Monday, May 18, 2009

Relative Speed

Relative Speed: You won’t generally find me using those two words in such close proximity. I have plenty of relatives but not plenty of speed. Most of my relatives aren’t particularly speedy either, though some of my relatives have done speedy things. My Uncle Brendan has a Black Belt in Karate. That takes speed. The fact that he only got around to taking the sport up when he was in his forties, however, does speak of slowness and patience. My kids have shown some speed. My daughter can swim like a fish, my sons can run quickly and with agility when they want to…though everyone credits my wife’s side of the family for that. Carroll’s, though skilled in many regards, are not known for their speed.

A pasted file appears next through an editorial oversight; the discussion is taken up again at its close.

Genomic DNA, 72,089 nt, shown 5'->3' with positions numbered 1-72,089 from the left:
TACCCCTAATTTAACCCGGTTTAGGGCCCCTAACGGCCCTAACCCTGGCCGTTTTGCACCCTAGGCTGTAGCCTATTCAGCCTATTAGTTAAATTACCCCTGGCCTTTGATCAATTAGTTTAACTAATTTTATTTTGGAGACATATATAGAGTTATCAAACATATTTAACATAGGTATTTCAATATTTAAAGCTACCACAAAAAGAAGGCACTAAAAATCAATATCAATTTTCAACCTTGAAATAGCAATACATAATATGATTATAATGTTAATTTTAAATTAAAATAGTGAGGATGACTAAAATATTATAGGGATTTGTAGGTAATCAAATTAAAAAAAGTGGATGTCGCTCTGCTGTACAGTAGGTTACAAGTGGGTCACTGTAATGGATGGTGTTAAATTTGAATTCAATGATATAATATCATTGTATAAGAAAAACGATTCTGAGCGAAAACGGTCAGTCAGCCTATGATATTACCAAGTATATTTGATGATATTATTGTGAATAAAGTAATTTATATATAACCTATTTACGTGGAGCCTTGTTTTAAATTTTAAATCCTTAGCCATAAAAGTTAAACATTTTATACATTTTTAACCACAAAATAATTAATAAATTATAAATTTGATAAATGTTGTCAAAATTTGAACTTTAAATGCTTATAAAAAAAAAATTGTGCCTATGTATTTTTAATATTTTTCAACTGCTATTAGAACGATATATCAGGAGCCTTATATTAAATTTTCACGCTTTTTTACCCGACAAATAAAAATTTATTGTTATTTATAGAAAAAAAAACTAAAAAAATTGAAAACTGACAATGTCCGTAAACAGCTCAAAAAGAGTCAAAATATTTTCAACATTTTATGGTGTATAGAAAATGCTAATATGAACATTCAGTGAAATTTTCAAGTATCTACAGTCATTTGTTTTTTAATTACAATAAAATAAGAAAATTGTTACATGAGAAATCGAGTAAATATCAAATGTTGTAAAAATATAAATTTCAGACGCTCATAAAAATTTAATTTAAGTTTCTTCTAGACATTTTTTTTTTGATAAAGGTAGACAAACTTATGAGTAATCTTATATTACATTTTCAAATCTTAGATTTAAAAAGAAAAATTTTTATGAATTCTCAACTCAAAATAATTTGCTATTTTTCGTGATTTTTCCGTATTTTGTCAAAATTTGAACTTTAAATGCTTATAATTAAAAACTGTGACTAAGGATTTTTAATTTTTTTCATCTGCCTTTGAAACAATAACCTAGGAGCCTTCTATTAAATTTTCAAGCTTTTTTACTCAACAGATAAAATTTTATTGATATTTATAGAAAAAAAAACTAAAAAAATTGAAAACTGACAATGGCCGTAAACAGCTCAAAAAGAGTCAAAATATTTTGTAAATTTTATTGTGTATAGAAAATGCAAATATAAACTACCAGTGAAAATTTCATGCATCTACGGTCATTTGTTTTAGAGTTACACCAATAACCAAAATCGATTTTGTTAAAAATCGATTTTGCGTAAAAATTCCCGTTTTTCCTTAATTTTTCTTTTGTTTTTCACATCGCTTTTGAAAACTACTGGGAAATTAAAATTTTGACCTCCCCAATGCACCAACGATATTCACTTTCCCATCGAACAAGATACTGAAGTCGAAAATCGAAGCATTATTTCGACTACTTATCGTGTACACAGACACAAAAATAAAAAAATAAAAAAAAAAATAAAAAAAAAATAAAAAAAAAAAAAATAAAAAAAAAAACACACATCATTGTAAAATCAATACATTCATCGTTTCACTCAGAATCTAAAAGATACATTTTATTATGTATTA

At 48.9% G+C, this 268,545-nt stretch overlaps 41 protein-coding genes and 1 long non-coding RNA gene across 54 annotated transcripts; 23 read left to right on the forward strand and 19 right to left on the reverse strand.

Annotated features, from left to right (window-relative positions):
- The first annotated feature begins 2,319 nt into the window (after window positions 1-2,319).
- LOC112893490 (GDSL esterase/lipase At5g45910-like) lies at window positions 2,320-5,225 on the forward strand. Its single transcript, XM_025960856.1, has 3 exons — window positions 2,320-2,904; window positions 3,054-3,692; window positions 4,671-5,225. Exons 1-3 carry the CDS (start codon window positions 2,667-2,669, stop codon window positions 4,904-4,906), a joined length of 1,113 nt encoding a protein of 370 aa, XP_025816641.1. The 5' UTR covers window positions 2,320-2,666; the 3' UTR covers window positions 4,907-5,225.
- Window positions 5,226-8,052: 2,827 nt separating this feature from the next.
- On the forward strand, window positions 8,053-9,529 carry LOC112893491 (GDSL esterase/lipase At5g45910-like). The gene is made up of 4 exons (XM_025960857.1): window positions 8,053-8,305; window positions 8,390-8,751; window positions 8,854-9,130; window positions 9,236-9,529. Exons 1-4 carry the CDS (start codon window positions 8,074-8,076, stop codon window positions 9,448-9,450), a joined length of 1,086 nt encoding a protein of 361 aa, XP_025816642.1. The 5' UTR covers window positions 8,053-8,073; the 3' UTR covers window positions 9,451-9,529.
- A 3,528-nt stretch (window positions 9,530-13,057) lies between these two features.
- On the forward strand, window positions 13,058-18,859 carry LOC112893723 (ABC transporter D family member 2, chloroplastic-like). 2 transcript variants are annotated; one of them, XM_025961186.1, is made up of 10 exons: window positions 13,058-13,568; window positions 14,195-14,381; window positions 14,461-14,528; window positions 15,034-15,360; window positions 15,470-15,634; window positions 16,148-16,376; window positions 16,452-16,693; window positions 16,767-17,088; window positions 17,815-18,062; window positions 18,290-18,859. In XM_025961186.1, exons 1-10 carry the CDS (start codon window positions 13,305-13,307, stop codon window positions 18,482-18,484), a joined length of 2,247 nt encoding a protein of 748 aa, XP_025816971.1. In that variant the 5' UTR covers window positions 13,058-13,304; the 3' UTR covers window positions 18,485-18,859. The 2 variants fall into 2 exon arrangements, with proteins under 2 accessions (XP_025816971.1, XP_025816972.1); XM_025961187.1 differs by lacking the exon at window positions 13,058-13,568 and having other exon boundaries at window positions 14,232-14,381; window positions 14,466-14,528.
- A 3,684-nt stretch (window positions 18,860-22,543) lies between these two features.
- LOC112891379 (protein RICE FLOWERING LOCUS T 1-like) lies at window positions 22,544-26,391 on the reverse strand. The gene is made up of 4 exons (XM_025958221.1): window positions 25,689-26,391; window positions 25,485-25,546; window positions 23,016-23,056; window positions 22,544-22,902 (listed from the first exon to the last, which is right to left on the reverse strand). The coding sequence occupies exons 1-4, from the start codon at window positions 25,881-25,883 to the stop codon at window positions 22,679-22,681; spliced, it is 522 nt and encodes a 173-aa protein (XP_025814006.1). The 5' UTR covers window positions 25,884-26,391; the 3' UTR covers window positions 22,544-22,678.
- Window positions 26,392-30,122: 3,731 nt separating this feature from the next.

In my case I have always believed that I am not a fast fellow. On several occasions I have tried with all of my might to be speedy. I had a boxing career that lasted for three months. For two months, thirty days, twenty-three hours, fifty-nine minutes, and forty-five seconds of that time I trained like crazy. I even used this thing called a speed bag. The other fifteen seconds of my boxing career were spent having my sense of smell permanently adjusted by a kid from Brookpark in a box-off for a spot in the Cleveland Golden Gloves Championship. This lack of smell came in handy in my next sport, wrestling, since this activity involved me spending an entire winter lying on my back with one shoulder struggling mightily for any sign of vertical and my face stuffed into too many armpits to recall. “Well”, you might say, “maybe those kids were super speedy and you were merely fast”. Thank you for allowing me to imagine you saying that, but I don’t think this is true either, because the kid that beat me to get into the Golden Gloves was beaten unmercifully about the ring by a kid from Shaker Heights in the first round of that tournament…and then that kid went on to lose his next match. I will add for the record that none of the guys that beat me in wrestling ever went to the Olympics.